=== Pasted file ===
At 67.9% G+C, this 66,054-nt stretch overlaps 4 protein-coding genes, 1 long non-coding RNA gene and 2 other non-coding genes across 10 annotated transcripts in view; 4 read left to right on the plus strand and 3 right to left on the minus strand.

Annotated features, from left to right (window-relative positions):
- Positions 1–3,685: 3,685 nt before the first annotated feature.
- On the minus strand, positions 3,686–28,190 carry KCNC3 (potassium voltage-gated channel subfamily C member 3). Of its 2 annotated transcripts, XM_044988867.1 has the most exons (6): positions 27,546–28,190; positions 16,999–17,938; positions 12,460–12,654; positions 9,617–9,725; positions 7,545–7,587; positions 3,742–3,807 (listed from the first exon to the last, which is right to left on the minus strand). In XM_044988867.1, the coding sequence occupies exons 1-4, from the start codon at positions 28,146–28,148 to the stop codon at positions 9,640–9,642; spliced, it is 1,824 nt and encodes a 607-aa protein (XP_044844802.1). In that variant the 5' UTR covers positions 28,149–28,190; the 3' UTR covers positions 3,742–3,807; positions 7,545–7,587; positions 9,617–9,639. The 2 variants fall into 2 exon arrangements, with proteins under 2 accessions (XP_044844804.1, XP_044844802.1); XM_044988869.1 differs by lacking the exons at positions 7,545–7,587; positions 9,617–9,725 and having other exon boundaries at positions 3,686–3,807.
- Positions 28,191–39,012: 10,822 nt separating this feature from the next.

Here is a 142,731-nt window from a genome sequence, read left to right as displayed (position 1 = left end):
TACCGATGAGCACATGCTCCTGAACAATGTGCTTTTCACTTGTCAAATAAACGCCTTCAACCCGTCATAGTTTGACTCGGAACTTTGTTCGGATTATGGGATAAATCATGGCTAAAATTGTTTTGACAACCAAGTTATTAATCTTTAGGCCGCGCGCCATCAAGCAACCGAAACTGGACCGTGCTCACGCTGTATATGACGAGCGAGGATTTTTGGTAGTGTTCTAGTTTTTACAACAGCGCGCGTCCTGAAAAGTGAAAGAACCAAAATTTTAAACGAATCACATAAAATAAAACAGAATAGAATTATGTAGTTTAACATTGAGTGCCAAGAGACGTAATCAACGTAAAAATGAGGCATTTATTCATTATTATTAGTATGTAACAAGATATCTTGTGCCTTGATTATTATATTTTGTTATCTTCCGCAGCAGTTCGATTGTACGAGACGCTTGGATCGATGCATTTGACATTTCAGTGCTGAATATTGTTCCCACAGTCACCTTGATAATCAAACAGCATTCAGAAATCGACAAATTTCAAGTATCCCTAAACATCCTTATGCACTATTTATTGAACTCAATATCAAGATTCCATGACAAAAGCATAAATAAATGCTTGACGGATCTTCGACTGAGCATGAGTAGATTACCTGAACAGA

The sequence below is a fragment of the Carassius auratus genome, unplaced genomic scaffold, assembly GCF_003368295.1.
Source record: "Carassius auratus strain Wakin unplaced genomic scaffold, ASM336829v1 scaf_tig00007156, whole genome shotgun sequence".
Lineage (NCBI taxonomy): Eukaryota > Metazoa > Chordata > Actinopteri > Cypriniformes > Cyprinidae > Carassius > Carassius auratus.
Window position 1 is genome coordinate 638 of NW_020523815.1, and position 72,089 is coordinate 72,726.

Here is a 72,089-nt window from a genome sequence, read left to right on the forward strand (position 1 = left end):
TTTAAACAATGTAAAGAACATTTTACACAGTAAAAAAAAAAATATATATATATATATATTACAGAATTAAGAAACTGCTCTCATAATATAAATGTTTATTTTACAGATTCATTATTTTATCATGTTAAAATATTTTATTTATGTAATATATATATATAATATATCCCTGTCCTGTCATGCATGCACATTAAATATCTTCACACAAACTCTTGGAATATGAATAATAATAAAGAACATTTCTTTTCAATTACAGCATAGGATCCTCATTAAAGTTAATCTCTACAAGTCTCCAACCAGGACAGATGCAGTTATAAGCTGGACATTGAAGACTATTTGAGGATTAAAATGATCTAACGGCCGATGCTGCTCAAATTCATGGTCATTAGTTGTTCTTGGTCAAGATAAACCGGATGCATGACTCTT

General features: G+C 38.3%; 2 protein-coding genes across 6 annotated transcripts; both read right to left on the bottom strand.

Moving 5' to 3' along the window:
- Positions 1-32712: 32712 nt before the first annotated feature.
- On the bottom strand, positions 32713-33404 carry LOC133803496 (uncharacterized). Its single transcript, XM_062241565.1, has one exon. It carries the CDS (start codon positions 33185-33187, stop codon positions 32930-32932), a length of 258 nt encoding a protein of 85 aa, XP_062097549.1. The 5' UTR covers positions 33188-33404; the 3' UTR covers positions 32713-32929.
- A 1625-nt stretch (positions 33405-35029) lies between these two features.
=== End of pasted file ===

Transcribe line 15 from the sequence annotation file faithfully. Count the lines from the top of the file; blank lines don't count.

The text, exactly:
Moving 5' to 3' along the window: